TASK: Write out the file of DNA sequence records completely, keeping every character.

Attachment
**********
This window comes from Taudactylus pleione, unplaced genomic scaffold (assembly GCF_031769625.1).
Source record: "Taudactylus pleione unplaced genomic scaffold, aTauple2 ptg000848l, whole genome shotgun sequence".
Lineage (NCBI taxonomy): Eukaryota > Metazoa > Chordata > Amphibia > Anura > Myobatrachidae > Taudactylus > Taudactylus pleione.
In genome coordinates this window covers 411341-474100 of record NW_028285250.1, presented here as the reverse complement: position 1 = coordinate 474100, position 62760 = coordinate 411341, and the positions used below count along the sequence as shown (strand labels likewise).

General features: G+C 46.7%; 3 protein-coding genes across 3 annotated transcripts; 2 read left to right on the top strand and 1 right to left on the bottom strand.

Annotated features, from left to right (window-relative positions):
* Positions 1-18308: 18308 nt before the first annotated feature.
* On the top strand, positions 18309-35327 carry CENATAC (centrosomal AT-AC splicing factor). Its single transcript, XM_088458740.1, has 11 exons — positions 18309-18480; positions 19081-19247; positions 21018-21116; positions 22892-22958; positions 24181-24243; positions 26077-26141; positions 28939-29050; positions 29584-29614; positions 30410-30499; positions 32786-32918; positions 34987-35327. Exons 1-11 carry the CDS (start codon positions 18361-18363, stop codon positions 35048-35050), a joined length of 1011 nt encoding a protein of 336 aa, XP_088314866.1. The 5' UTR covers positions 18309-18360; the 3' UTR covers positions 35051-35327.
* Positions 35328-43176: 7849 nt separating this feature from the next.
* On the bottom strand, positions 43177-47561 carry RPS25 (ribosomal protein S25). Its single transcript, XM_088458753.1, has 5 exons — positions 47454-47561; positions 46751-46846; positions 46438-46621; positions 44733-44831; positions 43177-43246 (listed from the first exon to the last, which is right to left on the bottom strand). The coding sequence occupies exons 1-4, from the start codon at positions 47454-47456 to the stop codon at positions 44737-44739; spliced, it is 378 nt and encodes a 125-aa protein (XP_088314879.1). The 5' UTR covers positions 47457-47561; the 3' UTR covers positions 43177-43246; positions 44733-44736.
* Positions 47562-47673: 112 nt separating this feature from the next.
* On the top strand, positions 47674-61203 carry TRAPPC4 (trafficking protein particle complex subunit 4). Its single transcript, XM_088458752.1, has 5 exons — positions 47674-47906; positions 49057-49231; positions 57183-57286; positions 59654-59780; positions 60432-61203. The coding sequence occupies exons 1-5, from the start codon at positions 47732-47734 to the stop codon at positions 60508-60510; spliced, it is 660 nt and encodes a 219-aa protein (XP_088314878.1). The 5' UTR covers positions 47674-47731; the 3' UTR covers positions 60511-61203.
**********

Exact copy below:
This window comes from Taudactylus pleione, unplaced genomic scaffold (assembly GCF_031769625.1).
Source record: "Taudactylus pleione unplaced genomic scaffold, aTauple2 ptg000848l, whole genome shotgun sequence".
Lineage (NCBI taxonomy): Eukaryota > Metazoa > Chordata > Amphibia > Anura > Myobatrachidae > Taudactylus > Taudactylus pleione.
In genome coordinates this window covers 411341-474100 of record NW_028285250.1, presented here as the reverse complement: position 1 = coordinate 474100, position 62760 = coordinate 411341, and the positions used below count along the sequence as shown (strand labels likewise).

General features: G+C 46.7%; 3 protein-coding genes across 3 annotated transcripts; 2 read left to right on the top strand and 1 right to left on the bottom strand.

Annotated features, from left to right (window-relative positions):
* Positions 1-18308: 18308 nt before the first annotated feature.
* On the top strand, positions 18309-35327 carry CENATAC (centrosomal AT-AC splicing factor). Its single transcript, XM_088458740.1, has 11 exons — positions 18309-18480; positions 19081-19247; positions 21018-21116; positions 22892-22958; positions 24181-24243; positions 26077-26141; positions 28939-29050; positions 29584-29614; positions 30410-30499; positions 32786-32918; positions 34987-35327. Exons 1-11 carry the CDS (start codon positions 18361-18363, stop codon positions 35048-35050), a joined length of 1011 nt encoding a protein of 336 aa, XP_088314866.1. The 5' UTR covers positions 18309-18360; the 3' UTR covers positions 35051-35327.
* Positions 35328-43176: 7849 nt separating this feature from the next.
* On the bottom strand, positions 43177-47561 carry RPS25 (ribosomal protein S25). Its single transcript, XM_088458753.1, has 5 exons — positions 47454-47561; positions 46751-46846; positions 46438-46621; positions 44733-44831; positions 43177-43246 (listed from the first exon to the last, which is right to left on the bottom strand). The coding sequence occupies exons 1-4, from the start codon at positions 47454-47456 to the stop codon at positions 44737-44739; spliced, it is 378 nt and encodes a 125-aa protein (XP_088314879.1). The 5' UTR covers positions 47457-47561; the 3' UTR covers positions 43177-43246; positions 44733-44736.
* Positions 47562-47673: 112 nt separating this feature from the next.
* On the top strand, positions 47674-61203 carry TRAPPC4 (trafficking protein particle complex subunit 4). Its single transcript, XM_088458752.1, has 5 exons — positions 47674-47906; positions 49057-49231; positions 57183-57286; positions 59654-59780; positions 60432-61203. The coding sequence occupies exons 1-5, from the start codon at positions 47732-47734 to the stop codon at positions 60508-60510; spliced, it is 660 nt and encodes a 219-aa protein (XP_088314878.1). The 5' UTR covers positions 47674-47731; the 3' UTR covers positions 60511-61203.